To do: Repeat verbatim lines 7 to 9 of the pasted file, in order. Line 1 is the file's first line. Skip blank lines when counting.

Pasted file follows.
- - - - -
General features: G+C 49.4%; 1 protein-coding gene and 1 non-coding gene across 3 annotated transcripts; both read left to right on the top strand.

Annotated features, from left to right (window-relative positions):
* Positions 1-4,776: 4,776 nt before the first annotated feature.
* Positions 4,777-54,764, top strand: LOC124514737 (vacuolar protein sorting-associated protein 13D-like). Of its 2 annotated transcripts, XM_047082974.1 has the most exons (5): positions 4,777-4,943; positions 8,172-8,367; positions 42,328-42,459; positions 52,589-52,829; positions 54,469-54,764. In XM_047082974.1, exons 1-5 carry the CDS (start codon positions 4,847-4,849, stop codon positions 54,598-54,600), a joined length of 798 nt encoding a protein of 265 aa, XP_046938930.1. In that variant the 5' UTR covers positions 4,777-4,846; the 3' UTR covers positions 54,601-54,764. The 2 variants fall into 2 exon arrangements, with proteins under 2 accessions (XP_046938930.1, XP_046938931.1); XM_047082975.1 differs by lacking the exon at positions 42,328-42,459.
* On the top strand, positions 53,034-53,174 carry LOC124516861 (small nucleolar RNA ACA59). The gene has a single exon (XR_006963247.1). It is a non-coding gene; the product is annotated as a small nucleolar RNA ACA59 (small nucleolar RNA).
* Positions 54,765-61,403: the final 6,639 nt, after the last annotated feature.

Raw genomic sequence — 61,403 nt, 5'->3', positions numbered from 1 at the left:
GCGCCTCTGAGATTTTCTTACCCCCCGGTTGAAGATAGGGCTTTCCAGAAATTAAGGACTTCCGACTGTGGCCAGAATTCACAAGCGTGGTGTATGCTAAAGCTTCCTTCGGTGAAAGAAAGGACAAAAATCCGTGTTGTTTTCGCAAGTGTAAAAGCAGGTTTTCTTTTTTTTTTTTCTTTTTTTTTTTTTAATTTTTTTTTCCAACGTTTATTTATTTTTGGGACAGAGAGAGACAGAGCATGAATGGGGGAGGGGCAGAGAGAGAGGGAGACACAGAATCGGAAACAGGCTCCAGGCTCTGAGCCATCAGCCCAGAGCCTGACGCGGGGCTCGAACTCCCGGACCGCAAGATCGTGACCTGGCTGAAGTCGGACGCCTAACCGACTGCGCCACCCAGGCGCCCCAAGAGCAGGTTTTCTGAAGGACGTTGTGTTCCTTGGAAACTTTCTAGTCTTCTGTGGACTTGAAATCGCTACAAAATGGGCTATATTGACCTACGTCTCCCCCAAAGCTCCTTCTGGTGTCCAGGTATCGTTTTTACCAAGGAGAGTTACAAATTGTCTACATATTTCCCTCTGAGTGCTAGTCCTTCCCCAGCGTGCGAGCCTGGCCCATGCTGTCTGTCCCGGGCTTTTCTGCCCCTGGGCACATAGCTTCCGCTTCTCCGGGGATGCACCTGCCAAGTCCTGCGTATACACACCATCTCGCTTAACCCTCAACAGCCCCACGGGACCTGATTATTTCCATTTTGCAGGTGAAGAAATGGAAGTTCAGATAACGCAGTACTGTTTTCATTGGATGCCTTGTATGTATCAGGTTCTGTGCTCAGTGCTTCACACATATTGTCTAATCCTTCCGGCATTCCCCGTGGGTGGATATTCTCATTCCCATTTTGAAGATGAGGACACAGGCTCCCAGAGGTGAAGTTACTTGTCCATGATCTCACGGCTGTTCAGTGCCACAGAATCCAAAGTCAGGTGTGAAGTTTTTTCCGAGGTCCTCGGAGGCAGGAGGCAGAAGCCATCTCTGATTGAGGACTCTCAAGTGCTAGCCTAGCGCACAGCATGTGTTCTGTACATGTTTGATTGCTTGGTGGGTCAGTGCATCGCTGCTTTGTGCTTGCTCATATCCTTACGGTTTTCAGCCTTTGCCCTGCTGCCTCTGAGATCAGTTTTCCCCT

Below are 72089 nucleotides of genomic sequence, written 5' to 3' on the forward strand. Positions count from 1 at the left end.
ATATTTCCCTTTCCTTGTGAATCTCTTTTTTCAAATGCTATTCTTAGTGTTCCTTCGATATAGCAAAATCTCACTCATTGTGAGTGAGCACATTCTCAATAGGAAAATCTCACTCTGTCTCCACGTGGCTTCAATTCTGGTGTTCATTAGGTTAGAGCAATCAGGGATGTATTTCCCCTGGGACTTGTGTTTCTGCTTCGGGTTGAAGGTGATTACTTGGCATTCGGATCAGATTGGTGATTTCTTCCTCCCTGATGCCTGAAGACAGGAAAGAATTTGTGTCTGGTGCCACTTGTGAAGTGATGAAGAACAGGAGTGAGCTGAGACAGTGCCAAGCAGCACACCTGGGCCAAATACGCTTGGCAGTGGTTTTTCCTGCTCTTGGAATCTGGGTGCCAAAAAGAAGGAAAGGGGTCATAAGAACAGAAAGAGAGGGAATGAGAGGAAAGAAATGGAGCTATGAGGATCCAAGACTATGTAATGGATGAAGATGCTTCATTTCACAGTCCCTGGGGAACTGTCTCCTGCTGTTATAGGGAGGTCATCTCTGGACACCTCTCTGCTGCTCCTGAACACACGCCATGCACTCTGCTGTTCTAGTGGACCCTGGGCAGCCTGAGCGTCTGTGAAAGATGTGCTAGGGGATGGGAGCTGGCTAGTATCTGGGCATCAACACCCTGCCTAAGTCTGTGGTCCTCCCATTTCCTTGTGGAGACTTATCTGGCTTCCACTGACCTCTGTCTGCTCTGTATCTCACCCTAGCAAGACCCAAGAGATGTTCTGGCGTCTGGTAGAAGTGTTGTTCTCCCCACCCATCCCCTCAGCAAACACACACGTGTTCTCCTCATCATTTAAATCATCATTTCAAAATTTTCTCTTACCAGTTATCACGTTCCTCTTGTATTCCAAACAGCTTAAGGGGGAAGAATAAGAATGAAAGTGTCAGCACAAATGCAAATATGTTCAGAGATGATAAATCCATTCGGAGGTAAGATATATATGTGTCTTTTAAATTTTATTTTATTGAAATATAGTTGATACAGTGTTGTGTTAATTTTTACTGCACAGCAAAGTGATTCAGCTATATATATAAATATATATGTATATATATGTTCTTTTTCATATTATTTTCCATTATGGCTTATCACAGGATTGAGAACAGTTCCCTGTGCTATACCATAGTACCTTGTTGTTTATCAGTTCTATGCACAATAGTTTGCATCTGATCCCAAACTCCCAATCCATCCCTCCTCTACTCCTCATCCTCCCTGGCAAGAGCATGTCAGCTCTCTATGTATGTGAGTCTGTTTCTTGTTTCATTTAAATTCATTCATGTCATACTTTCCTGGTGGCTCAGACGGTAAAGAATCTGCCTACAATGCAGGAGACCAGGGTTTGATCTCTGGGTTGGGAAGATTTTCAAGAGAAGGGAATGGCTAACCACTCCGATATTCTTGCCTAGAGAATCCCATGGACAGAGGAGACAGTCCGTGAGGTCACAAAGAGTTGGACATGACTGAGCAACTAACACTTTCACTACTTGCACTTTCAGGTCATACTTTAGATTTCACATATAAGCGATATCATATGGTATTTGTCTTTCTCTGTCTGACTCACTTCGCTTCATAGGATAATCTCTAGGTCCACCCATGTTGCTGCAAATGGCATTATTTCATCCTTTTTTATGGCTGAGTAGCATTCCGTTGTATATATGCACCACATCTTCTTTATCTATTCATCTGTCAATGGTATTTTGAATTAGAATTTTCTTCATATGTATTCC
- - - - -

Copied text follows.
Raw genomic sequence — 61,403 nt, 5'->3', positions numbered from 1 at the left:
GCGCCTCTGAGATTTTCTTACCCCCCGGTTGAAGATAGGGCTTTCCAGAAATTAAGGACTTCCGACTGTGGCCAGAATTCACAAGCGTGGTGTATGCTAAAGCTTCCTTCGGTGAAAGAAAGGACAAAAATCCGTGTTGTTTTCGCAAGTGTAAAAGCAGGTTTTCTTTTTTTTTTTTCTTTTTTTTTTTTTAATTTTTTTTTCCAACGTTTATTTATTTTTGGGACAGAGAGAGACAGAGCATGAATGGGGGAGGGGCAGAGAGAGAGGGAGACACAGAATCGGAAACAGGCTCCAGGCTCTGAGCCATCAGCCCAGAGCCTGACGCGGGGCTCGAACTCCCGGACCGCAAGATCGTGACCTGGCTGAAGTCGGACGCCTAACCGACTGCGCCACCCAGGCGCCCCAAGAGCAGGTTTTCTGAAGGACGTTGTGTTCCTTGGAAACTTTCTAGTCTTCTGTGGACTTGAAATCGCTACAAAATGGGCTATATTGACCTACGTCTCCCCCAAAGCTCCTTCTGGTGTCCAGGTATCGTTTTTACCAAGGAGAGTTACAAATTGTCTACATATTTCCCTCTGAGTGCTAGTCCTTCCCCAGCGTGCGAGCCTGGCCCATGCTGTCTGTCCCGGGCTTTTCTGCCCCTGGGCACATAGCTTCCGCTTCTCCGGGGATGCACCTGCCAAGTCCTGCGTATACACACCATCTCGCTTAACCCTCAACAGCCCCACGGGACCTGATTATTTCCATTTTGCAGGTGAAGAAATGGAAGTTCAGATAACGCAGTACTGTTTTCATTGGATGCCTTGTATGTATCAGGTTCTGTGCTCAGTGCTTCACACATATTGTCTAATCCTTCCGGCATTCCCCGTGGGTGGATATTCTCATTCCCATTTTGAAGATGAGGACACAGGCTCCCAGAGGTGAAGTTACTTGTCCATGATCTCACGGCTGTTCAGTGCCACAGAATCCAAAGTCAGGTGTGAAGTTTTTTCCGAGGTCCTCGGAGGCAGGAGGCAGAAGCCATCTCTGATTGAGGACTCTCAAGTGCTAGCCTAGCGCACAGCATGTGTTCTGTACATGTTTGATTGCTTGGTGGGTCAGTGCATCGCTGCTTTGTGCTTGCTCATATCCTTACGGTTTTCAGCCTTTGCCCTGCTGCCTCTGAGATCAGTTTTCCCCT

Below are 72089 nucleotides of genomic sequence, written 5' to 3' on the forward strand. Positions count from 1 at the left end.